The remedy: To counteract this bias, actively seek out information that contradicts your thesis. "Look for twice the articles that oppose your viewpoint to make sure you consider both sides of it before making a decision," he says. You could also imagine that you're advising a friend on the investment and what you'd say that they should do to protect their interests.
Our brains feel pain more strongly than they experience pleasure. As a result, we tend to act more irrationally to avoid losses than we do to pursue gains. "Losing $100 feels twice as bad as gaining $100," Bhalla says. "When markets are going down, we want to sell because we're worried about losing even more." Similarly, when you're shopping, you pay more attention to one negative review on Amazon.com than the hundreds of positive reviews for a seller or product. "So often, we lean into the negative things we've experienced, and that shapes the way we think about investing," says Chris Browning, founder and host of the Popcorn Finance podcast.
The remedy: Stock market losses, however, are inevitable. "No risk, no reward is a cliché, but for some reason we never internalize it," notes Schrager. If seeing the losses pile up in a down market is too hard for you, simply don't look. Have faith in your long-term investing strategy, and check your portfolio less often. "Constantly checking and looking at what you're invested in may cause more stress," Browning says. "The market is so volatile, and it doesn't move logically."
No Patience for Sitting Idly By
As humans, we're wired for action. Sitting on our hands feels uncomfortable. That compulsion to act is known as action bias, and it's one reason individual investors can't outperform the market -- we tend to trade too often. Doing so not only incurs trading fees and commissions, which eat into returns, but more often than not, we realize losses and miss out on potential gains. "You get into the loop of selling at the low point and buying at the high point," Kejriwal says.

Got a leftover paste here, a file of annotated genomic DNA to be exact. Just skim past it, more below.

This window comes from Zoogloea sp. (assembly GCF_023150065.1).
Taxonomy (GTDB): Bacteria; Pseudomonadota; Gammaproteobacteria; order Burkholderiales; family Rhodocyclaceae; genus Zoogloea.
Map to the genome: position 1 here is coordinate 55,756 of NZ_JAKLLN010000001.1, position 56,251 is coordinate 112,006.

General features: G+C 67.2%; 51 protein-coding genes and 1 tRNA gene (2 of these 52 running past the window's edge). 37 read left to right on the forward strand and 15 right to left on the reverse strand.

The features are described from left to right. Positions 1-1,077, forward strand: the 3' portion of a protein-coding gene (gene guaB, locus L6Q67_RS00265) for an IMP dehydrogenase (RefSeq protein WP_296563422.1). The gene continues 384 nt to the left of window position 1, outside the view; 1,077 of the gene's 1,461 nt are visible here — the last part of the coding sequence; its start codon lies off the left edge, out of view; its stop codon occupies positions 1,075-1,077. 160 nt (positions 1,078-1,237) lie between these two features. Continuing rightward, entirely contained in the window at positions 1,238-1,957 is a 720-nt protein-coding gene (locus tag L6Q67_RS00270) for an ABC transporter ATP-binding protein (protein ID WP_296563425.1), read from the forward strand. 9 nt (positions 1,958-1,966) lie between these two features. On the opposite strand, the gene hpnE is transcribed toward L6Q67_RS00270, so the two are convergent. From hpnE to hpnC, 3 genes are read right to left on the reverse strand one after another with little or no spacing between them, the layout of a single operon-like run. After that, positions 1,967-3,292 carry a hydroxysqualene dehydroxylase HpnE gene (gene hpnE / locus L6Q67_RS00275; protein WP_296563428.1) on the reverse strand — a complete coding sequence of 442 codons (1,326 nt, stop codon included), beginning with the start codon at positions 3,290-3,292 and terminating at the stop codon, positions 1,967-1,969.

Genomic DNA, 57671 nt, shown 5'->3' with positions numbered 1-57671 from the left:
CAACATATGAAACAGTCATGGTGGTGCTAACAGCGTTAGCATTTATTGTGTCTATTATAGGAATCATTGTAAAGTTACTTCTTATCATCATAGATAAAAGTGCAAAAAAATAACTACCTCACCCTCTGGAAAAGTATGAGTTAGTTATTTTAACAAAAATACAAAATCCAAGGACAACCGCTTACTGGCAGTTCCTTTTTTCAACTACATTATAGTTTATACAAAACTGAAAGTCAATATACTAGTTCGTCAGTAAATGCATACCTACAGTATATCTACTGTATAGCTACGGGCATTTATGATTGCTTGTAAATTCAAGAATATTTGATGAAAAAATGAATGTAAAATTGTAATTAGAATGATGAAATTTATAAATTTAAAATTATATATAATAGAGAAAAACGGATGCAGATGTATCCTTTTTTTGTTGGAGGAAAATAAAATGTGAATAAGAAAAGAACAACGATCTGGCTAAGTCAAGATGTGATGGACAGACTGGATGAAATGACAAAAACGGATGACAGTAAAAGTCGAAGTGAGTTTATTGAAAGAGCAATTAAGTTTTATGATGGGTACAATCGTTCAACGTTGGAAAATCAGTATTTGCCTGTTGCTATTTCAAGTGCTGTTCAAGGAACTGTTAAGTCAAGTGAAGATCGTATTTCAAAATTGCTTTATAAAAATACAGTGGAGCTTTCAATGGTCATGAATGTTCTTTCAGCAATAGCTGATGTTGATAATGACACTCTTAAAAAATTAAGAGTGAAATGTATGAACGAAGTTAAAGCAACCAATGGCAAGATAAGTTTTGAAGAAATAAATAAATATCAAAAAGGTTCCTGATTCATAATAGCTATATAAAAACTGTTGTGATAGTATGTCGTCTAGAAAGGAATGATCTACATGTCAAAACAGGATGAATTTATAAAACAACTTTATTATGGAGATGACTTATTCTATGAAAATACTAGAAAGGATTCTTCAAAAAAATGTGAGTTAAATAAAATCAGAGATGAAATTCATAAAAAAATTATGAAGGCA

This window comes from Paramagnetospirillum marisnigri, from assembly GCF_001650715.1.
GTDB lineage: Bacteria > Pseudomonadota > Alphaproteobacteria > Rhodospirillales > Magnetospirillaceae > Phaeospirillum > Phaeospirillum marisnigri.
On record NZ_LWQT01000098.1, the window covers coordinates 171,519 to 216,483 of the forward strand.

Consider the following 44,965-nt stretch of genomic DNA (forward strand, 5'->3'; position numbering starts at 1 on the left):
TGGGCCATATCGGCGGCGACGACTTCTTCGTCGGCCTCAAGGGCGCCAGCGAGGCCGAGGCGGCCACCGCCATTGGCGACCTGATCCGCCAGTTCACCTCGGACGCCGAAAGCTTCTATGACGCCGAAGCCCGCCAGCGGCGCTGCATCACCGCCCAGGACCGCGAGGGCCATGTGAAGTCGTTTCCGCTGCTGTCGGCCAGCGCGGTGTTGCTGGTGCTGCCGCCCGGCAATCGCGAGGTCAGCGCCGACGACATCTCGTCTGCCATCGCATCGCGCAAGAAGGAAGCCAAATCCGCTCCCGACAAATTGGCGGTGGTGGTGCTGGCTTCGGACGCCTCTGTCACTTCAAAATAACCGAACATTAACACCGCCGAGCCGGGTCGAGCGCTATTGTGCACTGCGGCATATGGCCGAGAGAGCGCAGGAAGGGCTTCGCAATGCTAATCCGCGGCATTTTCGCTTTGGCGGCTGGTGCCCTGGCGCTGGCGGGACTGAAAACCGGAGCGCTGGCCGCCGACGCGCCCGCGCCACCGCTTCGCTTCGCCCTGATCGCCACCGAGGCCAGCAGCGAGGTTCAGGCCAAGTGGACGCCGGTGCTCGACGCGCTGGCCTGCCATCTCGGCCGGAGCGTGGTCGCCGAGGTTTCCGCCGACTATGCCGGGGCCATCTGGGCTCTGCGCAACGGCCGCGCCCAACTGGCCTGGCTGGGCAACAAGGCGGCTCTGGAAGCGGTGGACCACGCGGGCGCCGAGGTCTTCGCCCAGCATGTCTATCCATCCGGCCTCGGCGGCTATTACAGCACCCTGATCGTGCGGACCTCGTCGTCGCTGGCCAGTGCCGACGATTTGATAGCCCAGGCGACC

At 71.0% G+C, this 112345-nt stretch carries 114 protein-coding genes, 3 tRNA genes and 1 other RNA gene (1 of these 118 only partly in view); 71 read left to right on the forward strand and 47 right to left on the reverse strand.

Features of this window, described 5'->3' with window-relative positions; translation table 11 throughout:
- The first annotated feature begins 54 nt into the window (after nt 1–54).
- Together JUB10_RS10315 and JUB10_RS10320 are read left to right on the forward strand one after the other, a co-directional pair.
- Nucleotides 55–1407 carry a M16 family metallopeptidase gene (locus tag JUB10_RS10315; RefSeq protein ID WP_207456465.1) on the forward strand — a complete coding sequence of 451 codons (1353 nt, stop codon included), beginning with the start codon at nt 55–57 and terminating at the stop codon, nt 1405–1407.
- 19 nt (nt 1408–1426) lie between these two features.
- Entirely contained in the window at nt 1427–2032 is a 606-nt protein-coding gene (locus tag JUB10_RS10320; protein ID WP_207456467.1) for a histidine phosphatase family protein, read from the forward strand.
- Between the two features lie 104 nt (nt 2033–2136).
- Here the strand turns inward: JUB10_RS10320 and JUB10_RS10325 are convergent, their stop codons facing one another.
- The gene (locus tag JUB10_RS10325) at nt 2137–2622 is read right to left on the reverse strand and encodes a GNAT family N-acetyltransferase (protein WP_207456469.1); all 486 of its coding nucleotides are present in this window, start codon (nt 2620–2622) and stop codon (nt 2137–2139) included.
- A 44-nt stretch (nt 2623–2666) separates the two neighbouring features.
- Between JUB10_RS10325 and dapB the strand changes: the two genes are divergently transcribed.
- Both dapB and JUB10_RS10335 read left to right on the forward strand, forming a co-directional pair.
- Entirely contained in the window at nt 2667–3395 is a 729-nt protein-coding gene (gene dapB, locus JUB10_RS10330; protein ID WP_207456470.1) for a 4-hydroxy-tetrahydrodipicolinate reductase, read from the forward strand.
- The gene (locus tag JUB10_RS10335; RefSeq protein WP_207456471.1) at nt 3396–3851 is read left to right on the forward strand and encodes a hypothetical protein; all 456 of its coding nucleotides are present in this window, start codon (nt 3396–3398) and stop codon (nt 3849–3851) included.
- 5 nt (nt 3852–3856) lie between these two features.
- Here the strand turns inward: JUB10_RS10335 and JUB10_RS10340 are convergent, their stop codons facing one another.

The remedy: Investors need to play the long game. Resist trading just for the sake of making a decision, and just buy and hold instead.
"This is the tendency to overweight the probability of an event because it hasn't recently occurred," says Vicki Bogan, associate professor at Cornell University.
Imagine a roulette wheel. If red comes up 15 times in a row, we think that black is due to hit soon. But every spin of the wheel carries the same exact odds and no greater likelihood of a different outcome. The same is true for the stock market. Over time, the probability of equities having an up year or a down year is about the same, regardless of the previous year's performance. That's true for individual stocks as well.
The remedy: When stocks go down, don't just assume they'll come back up. "You should be doing some analysis to see what's going on," Bogan says.
You see the disclaimer on every fund prospectus: Past performance is no guarantee of future results. Our minds, however, tell us something different. "Most people think what has happened recently will continue to happen," Bhalla says. It's why investors will plow more money into a soaring stock market, when in fact they should be selling at least some of those appreciated shares. And if markets plummet, our brains tell us to run for the exits instead of buying when share prices are down.
The remedy: You can combat this impulse by creating a solid, balanced portfolio and rebalancing it every six months. That way, you sell the assets that have climbed and buy the ones that have fallen. "It forces us to act opposite to what our minds are telling us," he says.
Katherine Reynolds Lewis is an award-winning journalist, speaker and author of The Good News About Bad Behavior: Why Kids Are Less Disciplined Than Ever – And What to Do About It. Her work has appeared in The Atlantic, Fortune, Medium, Mother Jones, The New York Times, Parents, Slate, USA Today, The Washington Post and Working Mother, among others. She's been an EWA Education Reporting Fellow, Fund for Investigative Journalism fellow and Logan Nonfiction Fellow at the Carey Institute for Global Good. Residencies include the Virginia Center for the Creative Arts and Ragdale. A Harvard physics graduate, Katherine previously worked as a national correspondent for Newhouse and Bloomberg News, covering everything from financial and media policy to the White House.